WASHINGTON - US President Joe Biden spoke with allies on Thursday to underscore continued support for Ukraine, including through security and economic assistance, the White House said, vowing to continue to hold Russia accountable for its invasion.
White House spokesperson Karine Jean-Pierre said Mr Biden and other leaders also discussed Russia’s weaponisation of energy and additional steps to secure sustainable and affordable energy supplies for Europe.
Mr Biden took part in the video session late on Thursday morning Washington time with several participants, including Group of Seven (G-7) leaders, as well as the leaders of Nato and the European Union, people familiar with the talks said, speaking on condition of anonymity before the discussion.
It wasn't immediately clear who else participated.
The video format was used in the early months of the war, and Mr Biden is reviving it with the approach the seven-month mark of the conflict, one of the people said.
Mr Biden has sought to maintain unity in backing Ukraine. His conversation with the other leaders comes in a week in which the UK has sworn in a new leader Liz Truss, who has positioned herself as a hawk in the confrontation with Russia.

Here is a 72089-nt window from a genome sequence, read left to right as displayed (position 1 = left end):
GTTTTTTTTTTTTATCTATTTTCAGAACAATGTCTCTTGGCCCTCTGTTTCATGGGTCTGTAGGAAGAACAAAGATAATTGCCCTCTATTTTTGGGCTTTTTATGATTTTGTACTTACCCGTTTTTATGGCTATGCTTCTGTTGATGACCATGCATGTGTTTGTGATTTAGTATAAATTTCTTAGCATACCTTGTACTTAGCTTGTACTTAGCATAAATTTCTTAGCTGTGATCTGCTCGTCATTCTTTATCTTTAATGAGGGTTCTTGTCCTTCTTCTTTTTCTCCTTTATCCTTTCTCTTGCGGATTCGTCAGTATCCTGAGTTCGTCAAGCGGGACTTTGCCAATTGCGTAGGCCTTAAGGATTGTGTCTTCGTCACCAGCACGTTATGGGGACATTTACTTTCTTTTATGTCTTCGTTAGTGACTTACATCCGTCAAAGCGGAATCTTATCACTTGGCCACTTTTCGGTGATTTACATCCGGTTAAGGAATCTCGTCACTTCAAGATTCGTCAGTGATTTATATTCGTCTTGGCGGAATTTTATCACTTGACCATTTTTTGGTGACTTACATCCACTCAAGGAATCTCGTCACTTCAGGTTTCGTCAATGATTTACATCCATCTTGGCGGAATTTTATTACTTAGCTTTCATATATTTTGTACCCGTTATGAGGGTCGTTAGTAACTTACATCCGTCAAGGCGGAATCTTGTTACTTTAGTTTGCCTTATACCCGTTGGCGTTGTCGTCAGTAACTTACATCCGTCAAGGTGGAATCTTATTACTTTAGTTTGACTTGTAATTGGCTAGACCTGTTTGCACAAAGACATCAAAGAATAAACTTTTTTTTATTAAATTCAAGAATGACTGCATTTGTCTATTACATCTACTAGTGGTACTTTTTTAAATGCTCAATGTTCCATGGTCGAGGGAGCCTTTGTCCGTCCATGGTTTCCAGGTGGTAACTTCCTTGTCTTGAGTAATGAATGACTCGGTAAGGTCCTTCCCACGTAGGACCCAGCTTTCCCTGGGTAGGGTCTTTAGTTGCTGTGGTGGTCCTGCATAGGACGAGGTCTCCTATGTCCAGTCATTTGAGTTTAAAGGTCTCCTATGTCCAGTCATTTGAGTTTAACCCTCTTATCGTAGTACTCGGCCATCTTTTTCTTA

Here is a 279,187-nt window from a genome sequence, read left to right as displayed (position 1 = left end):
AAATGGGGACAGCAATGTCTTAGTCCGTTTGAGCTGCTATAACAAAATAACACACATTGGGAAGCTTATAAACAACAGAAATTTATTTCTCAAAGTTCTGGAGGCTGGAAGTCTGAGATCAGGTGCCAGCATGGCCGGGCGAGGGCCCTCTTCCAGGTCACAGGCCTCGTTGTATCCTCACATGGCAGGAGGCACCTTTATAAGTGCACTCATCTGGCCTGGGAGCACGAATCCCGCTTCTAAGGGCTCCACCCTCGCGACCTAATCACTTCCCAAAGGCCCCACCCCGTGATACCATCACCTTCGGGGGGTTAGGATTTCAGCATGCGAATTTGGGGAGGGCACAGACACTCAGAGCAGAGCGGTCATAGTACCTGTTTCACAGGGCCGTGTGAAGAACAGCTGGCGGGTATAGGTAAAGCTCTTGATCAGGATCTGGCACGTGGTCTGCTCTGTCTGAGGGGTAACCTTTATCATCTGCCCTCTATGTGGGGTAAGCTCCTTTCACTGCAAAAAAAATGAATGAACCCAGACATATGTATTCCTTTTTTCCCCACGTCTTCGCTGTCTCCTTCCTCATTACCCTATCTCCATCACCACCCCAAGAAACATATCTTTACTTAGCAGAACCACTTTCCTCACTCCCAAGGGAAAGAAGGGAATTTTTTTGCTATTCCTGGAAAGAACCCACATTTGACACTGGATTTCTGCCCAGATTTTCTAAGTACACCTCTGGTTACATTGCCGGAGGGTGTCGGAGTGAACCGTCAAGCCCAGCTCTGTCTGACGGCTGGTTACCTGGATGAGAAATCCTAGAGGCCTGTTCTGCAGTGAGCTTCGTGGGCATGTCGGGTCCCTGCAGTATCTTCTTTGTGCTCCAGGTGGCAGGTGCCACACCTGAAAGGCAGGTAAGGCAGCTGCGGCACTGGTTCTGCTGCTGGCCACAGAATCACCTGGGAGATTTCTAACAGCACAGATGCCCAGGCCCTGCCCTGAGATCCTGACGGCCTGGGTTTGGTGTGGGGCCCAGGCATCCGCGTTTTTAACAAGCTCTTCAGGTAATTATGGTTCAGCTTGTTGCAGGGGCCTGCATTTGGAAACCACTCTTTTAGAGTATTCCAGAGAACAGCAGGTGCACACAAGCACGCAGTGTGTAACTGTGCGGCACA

The call will take place as Ukraine pursues an offensive against Russian forces and as Russian President Vladimir Putin prepares to meet China President Xi Jinping for the first time since the war began in February.
That encounter will be on the sidelines of the Shanghai Cooperation Organisation summit that runs from Sept 15-16 in Uzbekistan, Russia's ambassador to China Andrey Denisov said, according to a Tass report.
Both Mr Putin and Mr Xi also plan to attend the Group of 20 (G-20) summit on the Indonesian resort island of Bali in November, according to Indonesia's president, Joko Widodo.
Nato Secretary-General Jens Stoltenberg wrote in Wednesday's Financial Times that the war is "entering a critical phase" and warned of a tough winter ahead for members of the military alliance that could include "energy cuts, disruptions and perhaps even civil unrest." REUTERS, BLOOMBERG